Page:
My Black History: ‘Negro girls don’t work for newspapers’

My Black History: ‘Negro girls don’t work for newspapers’

Today and throughout February, I am posting brief excerpts from my upcoming memoir, “Coming Full Circle — From Jim Crow to Journalism.”

I remember the day I told my family I wanted to become a journalist. I was in the 11th grade, living in a city not necessarily known for outstanding accomplishments in journalism at the time — in the mid 1960s. As an African American growing up in the segregated South, I don’t recall the name of a single woman who worked for our local daily newspapers or television stations.

Women in Media
Lecturing “Women in Media” class at Savannah State University

One may assume women were working behind the scenes, but none, as I recall had bylines or on-air television news presence in Savannah. I’m sure there were no African Americans until my friend, Harold Jackson, a student at Savannah State College, landed an internship at the Savannah Morning News and later became the newspaper’s first full-time African American reporter.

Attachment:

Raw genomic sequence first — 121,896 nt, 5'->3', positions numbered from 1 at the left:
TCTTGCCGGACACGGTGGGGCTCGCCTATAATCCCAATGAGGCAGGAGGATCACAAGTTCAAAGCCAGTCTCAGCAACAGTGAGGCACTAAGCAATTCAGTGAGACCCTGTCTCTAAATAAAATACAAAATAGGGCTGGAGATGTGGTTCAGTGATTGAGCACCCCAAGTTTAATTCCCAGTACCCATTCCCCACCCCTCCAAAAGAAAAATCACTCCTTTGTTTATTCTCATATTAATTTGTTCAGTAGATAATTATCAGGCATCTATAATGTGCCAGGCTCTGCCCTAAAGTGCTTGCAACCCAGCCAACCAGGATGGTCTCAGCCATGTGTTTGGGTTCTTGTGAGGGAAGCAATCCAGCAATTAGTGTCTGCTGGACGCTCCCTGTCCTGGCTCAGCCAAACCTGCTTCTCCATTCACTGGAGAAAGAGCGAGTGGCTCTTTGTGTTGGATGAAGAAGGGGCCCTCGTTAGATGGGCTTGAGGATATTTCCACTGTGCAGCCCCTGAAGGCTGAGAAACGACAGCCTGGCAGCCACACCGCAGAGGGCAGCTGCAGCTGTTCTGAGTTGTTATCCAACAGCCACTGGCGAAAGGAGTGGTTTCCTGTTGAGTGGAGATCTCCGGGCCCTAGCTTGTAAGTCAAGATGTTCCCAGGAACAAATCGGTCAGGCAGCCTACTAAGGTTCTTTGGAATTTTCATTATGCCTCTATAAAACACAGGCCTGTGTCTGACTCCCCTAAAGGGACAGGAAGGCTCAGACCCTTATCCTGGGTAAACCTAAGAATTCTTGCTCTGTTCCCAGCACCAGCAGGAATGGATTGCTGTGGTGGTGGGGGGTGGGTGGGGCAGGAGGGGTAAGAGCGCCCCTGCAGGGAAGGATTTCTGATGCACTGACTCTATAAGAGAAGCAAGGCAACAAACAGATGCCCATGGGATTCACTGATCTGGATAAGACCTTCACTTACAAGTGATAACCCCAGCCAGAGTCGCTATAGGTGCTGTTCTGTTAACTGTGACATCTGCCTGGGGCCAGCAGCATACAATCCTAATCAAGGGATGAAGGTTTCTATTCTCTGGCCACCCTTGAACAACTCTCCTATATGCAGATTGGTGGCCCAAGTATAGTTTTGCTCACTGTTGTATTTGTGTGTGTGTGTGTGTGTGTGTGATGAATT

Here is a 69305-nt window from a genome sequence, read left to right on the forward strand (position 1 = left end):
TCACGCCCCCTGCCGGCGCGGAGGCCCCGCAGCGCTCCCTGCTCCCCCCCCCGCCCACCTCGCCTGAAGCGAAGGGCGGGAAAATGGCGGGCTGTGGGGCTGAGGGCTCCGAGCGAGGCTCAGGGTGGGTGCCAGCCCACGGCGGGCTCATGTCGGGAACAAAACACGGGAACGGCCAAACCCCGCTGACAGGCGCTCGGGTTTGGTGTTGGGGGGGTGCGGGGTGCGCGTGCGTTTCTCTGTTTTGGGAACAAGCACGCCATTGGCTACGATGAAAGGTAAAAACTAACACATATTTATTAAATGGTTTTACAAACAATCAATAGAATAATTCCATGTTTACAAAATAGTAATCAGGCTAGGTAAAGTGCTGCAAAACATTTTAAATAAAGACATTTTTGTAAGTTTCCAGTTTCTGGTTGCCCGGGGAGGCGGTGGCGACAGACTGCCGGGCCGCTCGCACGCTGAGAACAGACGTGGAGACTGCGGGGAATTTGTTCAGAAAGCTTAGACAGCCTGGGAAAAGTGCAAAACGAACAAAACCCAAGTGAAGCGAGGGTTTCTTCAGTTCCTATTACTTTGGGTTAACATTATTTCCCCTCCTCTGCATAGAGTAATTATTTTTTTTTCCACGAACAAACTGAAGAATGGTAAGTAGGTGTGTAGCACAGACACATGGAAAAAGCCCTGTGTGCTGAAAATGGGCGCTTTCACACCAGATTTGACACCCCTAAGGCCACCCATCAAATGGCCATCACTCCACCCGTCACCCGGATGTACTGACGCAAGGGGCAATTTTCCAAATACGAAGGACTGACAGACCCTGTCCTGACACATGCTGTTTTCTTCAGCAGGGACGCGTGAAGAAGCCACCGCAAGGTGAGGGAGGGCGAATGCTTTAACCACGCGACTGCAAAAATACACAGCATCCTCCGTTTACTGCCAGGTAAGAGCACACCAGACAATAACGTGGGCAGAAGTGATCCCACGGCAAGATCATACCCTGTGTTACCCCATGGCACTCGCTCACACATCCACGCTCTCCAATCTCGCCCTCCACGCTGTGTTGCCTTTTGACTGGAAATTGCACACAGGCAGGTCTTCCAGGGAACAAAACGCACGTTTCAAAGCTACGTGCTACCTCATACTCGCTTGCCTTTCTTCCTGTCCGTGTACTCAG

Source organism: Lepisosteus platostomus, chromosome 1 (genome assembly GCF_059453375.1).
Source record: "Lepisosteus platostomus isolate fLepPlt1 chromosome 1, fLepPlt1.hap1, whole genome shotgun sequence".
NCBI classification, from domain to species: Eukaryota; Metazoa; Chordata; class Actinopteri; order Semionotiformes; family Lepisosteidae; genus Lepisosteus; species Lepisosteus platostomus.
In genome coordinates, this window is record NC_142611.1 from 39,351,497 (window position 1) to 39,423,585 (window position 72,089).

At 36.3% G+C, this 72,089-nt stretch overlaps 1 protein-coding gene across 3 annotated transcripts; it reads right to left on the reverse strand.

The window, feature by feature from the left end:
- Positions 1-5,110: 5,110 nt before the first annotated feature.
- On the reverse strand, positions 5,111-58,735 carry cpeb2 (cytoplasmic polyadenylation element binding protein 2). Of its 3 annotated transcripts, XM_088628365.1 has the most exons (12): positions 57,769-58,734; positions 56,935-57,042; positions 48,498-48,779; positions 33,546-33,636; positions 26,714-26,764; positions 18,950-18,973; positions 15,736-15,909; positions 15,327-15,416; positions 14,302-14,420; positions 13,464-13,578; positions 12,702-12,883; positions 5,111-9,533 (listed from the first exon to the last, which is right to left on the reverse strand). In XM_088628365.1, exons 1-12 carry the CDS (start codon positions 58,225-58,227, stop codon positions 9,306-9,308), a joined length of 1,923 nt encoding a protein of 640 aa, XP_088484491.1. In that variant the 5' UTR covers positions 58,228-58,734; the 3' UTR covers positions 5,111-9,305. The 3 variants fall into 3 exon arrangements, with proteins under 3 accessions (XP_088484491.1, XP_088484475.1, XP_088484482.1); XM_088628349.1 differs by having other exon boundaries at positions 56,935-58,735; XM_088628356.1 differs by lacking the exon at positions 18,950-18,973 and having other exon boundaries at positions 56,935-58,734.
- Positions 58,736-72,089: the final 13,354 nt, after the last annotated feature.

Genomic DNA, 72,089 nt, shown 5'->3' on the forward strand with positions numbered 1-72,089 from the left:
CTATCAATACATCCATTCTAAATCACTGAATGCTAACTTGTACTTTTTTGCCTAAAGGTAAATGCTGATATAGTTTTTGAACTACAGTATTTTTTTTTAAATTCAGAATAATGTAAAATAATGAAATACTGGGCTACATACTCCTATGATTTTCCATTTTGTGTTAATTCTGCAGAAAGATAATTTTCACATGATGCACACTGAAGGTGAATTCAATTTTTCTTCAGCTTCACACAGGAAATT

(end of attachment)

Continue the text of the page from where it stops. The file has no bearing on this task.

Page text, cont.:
So there I was, standing in the family kitchen announcing to my grandmother and anybody else who would listen that I wanted to work for a daily newspaper. My grandmother, a professional woman who ran her own business, asked me how I thought I would accomplish this goal, because, she said, “Negro girls don’t work for newspapers.”

Good point, but I was either too naive or too obstinate to think I could not overcome those odds.

My grandmother’s advice was this.

“Just take some education classes so you’ll have something to fall back on. Then you can always get a job as a teacher,” like the noble career of other women in our family.

I rejected my grandmother’s suggestion. I was determined to head down a different path. My path took me to newspaper journalism, but with a few detours as an educator along the way. In the long run, I guess my grandmother knew best.

Next: An opportunity to do some good

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